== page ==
Charles Fox, An Extraordinary Life in Music

Posted in MusicWorld on September 14, 2010 by

In 1971, composer Charles Fox and co-writer Norman Gimbel created one of the most unforgettable tunes of the pop era, “Killing Me Softly with His Song.” The aching ballad became a top ten hit for both Roberta Flack and The Fugees. Fox could consider himself a successful composer even if he had only that phenomenal credit to his name, but in fact, he has created an enormous amount of music over more than four decades, ranging from TV themes to symphonic works. He recounts his remarkable career in a fascinating new memoir, Killing Me Softly: My Life in Music (The Scarecrow Press).

Born in New York in 1940, Fox became a working musician when he was just 15, playing piano in a Catskills resort band.  At 18, he traveled to Paris to study composition with Nadia Boulanger, a towering figure in 20th century music who taught Aaron Copland and Philip Glass, among many others. His time under her tutelage was formative, both personally and musically. “Her voice was so strong and so powerful that to this day it still influences me,” Fox says.  When he recently discovered letters he wrote to his family during his Paris sojourn, he says that they “stirred memories in me.” A literary agent persuaded Fox to use the letters as a springboard for telling the story of both his time with Boulanger and his extraordinary life as a composer. Killing Me Softly is the result.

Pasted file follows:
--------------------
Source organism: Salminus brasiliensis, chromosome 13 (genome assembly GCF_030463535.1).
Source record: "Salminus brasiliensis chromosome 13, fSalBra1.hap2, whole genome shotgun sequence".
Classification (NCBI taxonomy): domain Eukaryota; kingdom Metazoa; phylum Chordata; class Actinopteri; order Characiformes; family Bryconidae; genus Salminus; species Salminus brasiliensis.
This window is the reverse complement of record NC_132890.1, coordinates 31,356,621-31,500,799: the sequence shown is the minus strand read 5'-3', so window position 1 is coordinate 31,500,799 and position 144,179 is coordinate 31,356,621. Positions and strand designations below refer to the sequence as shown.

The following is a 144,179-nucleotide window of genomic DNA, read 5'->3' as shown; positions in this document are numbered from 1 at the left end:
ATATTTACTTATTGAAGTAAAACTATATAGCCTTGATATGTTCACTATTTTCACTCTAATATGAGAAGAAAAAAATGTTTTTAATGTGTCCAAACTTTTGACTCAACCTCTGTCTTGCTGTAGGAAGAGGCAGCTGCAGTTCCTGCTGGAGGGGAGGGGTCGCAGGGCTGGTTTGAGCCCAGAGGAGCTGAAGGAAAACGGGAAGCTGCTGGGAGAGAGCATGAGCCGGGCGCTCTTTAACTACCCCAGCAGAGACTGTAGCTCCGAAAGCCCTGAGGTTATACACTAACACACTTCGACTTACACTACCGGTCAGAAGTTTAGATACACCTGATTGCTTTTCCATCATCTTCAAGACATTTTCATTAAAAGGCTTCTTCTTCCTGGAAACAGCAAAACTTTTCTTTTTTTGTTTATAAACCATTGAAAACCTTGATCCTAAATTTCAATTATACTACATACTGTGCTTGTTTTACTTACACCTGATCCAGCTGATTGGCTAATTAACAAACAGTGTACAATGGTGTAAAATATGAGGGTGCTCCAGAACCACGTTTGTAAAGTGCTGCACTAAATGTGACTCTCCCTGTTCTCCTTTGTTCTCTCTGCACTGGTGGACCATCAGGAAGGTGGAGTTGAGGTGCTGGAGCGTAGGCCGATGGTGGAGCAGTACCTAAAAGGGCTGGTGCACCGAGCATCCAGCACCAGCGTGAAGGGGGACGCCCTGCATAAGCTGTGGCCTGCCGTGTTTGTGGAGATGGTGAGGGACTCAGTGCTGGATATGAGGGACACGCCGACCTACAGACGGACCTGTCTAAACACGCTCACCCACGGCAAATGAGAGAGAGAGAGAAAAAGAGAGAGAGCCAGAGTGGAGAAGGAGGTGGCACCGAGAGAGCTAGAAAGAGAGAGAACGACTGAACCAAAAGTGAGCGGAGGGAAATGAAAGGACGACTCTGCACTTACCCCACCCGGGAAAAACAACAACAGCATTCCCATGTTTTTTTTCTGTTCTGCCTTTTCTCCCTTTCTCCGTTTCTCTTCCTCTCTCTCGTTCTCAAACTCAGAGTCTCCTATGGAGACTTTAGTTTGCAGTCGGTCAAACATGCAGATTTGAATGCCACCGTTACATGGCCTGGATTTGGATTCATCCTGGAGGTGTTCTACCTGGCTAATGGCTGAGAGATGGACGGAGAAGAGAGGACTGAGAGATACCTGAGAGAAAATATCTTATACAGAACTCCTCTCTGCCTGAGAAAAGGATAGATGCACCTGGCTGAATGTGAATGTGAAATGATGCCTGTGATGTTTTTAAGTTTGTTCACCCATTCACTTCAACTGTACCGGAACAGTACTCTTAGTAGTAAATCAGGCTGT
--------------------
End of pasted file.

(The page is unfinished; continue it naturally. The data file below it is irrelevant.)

As the book reveals, Fox’s achievements are extraordinary. Aside from his pop hits, he created a host of familiar themes for television shows, including Wide World of Sports and The Love Boat. He also scored numerous films, such as 1978’s Foul Play, and he has written two ballets. He recently premiered a symphonic work commissioned by the Polish government to honor the 200th anniversary of Chopin’s birth.

Even he seems slightly staggered by this list of achievements, saying, “I’ve had more success than I ever dreamed of.” These days, he says, he is again concentrating on songs. Asked if he ever thinks of retiring, he laughs. “They’ll have to take the pencil out of my hand before I retire.”

SOURCEMusicWorld TAGS Film & TV Pop Los Angeles Charles Fox